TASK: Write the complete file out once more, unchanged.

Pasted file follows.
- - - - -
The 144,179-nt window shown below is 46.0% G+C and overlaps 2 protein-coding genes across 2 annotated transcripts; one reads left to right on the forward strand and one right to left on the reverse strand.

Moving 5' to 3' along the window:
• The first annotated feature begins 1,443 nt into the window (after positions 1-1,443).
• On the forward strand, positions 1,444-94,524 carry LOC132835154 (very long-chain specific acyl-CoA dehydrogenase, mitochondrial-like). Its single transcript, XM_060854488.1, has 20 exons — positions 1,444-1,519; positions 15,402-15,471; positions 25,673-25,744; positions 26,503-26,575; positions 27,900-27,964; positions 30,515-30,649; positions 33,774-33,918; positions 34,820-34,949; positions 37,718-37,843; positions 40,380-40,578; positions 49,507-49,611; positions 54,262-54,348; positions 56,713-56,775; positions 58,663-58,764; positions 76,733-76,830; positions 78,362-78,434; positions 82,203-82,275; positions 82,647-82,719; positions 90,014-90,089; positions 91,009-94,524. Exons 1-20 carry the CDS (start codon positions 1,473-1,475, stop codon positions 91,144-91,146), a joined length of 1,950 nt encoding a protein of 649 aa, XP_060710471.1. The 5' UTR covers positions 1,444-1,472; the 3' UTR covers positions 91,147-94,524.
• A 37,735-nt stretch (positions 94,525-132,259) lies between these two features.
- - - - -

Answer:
The 144,179-nt window shown below is 46.0% G+C and overlaps 2 protein-coding genes across 2 annotated transcripts; one reads left to right on the forward strand and one right to left on the reverse strand.

Moving 5' to 3' along the window:
• The first annotated feature begins 1,443 nt into the window (after positions 1-1,443).
• On the forward strand, positions 1,444-94,524 carry LOC132835154 (very long-chain specific acyl-CoA dehydrogenase, mitochondrial-like). Its single transcript, XM_060854488.1, has 20 exons — positions 1,444-1,519; positions 15,402-15,471; positions 25,673-25,744; positions 26,503-26,575; positions 27,900-27,964; positions 30,515-30,649; positions 33,774-33,918; positions 34,820-34,949; positions 37,718-37,843; positions 40,380-40,578; positions 49,507-49,611; positions 54,262-54,348; positions 56,713-56,775; positions 58,663-58,764; positions 76,733-76,830; positions 78,362-78,434; positions 82,203-82,275; positions 82,647-82,719; positions 90,014-90,089; positions 91,009-94,524. Exons 1-20 carry the CDS (start codon positions 1,473-1,475, stop codon positions 91,144-91,146), a joined length of 1,950 nt encoding a protein of 649 aa, XP_060710471.1. The 5' UTR covers positions 1,444-1,472; the 3' UTR covers positions 91,147-94,524.
• A 37,735-nt stretch (positions 94,525-132,259) lies between these two features.